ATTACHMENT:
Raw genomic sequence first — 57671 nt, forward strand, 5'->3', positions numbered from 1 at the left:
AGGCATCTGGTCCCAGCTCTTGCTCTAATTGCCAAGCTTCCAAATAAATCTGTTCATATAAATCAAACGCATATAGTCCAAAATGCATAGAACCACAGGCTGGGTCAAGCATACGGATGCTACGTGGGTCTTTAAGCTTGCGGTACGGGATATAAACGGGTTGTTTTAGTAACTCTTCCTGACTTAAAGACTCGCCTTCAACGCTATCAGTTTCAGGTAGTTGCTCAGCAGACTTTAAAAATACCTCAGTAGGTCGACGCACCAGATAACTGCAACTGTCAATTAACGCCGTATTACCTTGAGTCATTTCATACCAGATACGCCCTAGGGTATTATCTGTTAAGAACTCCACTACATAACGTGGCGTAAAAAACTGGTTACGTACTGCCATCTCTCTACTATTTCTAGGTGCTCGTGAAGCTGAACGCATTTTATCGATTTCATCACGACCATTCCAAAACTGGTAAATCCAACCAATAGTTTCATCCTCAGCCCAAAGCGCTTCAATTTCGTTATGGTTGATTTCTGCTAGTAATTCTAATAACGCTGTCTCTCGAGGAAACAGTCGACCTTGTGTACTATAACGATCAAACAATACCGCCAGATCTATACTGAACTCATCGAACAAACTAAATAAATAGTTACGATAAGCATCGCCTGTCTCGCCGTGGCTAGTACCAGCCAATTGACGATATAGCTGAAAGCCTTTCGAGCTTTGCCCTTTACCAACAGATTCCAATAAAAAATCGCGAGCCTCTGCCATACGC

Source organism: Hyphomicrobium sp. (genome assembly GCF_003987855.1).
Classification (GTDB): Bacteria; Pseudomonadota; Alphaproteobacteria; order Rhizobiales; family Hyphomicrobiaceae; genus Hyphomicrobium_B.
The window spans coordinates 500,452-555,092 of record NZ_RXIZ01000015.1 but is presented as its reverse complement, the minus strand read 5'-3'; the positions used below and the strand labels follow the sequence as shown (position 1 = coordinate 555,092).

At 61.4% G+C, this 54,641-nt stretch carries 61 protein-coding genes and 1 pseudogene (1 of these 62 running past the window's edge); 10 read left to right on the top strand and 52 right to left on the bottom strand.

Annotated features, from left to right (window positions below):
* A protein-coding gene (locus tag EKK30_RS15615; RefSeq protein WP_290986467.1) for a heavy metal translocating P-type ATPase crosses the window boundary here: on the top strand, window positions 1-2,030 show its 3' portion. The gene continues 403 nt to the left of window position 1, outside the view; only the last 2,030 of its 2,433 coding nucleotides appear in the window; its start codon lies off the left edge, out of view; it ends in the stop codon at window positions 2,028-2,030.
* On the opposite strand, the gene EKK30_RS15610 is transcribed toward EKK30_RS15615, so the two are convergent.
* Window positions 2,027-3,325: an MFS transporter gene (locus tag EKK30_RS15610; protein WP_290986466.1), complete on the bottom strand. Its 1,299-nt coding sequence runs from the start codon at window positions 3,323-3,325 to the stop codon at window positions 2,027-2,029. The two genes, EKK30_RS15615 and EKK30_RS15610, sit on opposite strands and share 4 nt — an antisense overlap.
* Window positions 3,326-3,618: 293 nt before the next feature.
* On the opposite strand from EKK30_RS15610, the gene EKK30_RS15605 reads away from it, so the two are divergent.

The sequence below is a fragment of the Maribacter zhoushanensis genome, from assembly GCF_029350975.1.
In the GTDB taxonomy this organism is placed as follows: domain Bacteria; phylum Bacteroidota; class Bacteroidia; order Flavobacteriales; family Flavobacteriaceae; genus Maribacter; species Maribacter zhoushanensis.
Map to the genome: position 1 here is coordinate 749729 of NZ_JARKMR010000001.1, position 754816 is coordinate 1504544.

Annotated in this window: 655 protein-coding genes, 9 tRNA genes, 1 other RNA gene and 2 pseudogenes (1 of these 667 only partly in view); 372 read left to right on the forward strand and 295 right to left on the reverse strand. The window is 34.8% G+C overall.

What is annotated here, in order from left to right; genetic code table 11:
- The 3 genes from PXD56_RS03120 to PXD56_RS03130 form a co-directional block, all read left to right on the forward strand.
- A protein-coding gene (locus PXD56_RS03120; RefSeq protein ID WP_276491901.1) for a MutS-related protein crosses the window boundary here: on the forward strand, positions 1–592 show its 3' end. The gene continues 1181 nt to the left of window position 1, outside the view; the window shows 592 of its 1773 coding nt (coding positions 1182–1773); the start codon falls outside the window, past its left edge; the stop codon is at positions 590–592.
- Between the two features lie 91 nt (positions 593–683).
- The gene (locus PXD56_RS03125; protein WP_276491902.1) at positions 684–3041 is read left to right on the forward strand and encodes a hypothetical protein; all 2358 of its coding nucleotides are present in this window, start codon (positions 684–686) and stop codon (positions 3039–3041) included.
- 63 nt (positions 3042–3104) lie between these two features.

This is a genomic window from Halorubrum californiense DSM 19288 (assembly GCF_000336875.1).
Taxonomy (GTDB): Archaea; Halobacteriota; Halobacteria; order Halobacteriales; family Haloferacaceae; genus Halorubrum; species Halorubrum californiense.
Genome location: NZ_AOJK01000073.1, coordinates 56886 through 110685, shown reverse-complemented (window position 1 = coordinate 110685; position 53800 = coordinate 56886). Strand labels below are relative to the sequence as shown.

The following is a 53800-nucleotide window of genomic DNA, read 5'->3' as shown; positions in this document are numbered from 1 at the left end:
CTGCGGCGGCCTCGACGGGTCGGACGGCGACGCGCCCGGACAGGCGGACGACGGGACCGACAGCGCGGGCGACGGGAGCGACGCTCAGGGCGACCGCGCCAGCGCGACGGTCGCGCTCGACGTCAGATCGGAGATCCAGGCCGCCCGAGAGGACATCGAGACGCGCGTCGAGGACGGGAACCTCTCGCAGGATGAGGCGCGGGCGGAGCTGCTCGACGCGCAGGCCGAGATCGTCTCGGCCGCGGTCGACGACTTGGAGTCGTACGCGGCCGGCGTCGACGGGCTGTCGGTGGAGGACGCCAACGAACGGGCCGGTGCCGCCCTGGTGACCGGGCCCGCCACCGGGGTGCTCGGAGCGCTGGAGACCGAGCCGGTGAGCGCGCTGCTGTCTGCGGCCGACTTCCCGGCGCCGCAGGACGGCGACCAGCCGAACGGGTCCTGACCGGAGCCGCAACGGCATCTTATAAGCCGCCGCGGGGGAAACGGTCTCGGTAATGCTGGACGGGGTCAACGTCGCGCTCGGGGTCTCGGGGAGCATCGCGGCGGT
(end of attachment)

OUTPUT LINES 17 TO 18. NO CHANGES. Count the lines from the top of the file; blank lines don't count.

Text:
What is annotated here, in order from left to right; genetic code table 11:
- The 3 genes from PXD56_RS03120 to PXD56_RS03130 form a co-directional block, all read left to right on the forward strand.